The Conservative case for the ACA

is the title of an op-ed in the New York Times by J.D. Kleinke of the American Enterprise Institute. If you have read my blogging or my book, you will know that I basically agree with him–the political rhetoric around Obamacare never matched the policy reality.

Some predictable push back from Capretta, and Cannon. I like both of these guys personally, and think they have some good thoughts and ideas. However, the opposition to Obamacare, driven in part by them, has always been oversold on policy terms and has been mostly about politics. What would be useful would be for them to be clearer about what they would do instead. In fairness, Jim Capretta has written a fairly complete vision of what a replace of Obamacare would look like, and Michael and colleagues at Cato have an ebook on reform options.

The biggest problem with their replace plans is the lack of 218 members of the House and 60 in the Senate that will vote for their ideas after voting to repeal Obamacare, presumably after a Republican clean sweep this fall. If the President wins re-election and the hope of repeal becomes a fantasy, I think there will be a deal to move ahead on health reform, wrapped up in an overall deal on the tax code, etc. in the next Congress. My book gives my version of such a deal. Here is the big idea of my proposed deal.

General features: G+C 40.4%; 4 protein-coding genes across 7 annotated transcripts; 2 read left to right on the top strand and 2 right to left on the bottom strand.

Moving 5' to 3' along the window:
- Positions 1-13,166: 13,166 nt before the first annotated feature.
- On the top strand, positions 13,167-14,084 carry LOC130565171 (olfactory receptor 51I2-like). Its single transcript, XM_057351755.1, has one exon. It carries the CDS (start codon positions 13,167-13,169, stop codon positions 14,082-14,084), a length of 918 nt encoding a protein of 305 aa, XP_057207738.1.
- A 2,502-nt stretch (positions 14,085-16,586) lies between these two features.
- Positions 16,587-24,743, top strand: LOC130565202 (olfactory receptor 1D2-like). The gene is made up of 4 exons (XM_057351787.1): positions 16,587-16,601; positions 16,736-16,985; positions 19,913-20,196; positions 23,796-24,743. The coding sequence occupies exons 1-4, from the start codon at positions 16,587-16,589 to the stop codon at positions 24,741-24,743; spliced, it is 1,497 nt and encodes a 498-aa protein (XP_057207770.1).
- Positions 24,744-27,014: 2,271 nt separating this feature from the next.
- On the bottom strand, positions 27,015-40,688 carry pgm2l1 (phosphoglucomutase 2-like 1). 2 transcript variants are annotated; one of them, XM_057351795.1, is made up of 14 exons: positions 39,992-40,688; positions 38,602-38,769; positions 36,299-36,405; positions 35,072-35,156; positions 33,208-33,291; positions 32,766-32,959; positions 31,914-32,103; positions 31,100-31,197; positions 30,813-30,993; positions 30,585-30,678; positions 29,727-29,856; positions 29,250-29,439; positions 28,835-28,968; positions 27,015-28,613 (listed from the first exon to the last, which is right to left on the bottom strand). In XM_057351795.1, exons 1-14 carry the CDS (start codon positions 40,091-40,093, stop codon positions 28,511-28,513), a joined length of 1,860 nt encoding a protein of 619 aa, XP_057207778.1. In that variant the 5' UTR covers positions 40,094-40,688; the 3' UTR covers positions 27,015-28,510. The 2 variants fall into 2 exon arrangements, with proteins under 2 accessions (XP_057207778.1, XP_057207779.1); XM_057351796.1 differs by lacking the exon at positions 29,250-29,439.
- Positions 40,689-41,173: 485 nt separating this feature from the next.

update: fixed a link.

About Don Taylor
Professor of Public Policy (with appointments in Business, Nursing, Community and Family Medicine, and the Duke Clinical Research Institute), and Chair of the Academic Council at Duke University . I am one of the founding faculty of the Margolis Center for Health Policy. My research focuses on improving care for persons who are dying, and I am co-PI of a CMMI award in Community Based Palliative Care. I teach both undergrads and grad students at Duke. On twitter @donaldhtaylorjr

3 Responses to The Conservative case for the ACA

  1. Minivet says:

    I find it instructive to compare Kleinke’s op-ed with this one in the WSJ from this past February, whose last paragraph all but says the most effective way to make insurance affordable is to allow health insurance to be sold across state lines. I wonder what happened between February and now.

    • Don Taylor says:

      Not sure what changed. Selling insurance across state lines is either a bad idea (if you don’t define insurance so people buy ‘cheaper policies’ but don’t really understand what they bought until they need it, or it is non consequential, because insurance companies are not likely to be interested in writing you a policy in a state in which they haven’t negotiated payment rates. For my money, it looks like he stepped away from political rhetoric and focused a bit more on policy….also, ACA allows states to enter compacts to sell across lines in geographies that make sense, I believe.

      • Minivet says:

        To me it seems the difference is that now it seems very unlikely the ACA will be overturned, so there’s new incentive to rationalize it as not so bad from the conservative perspective.

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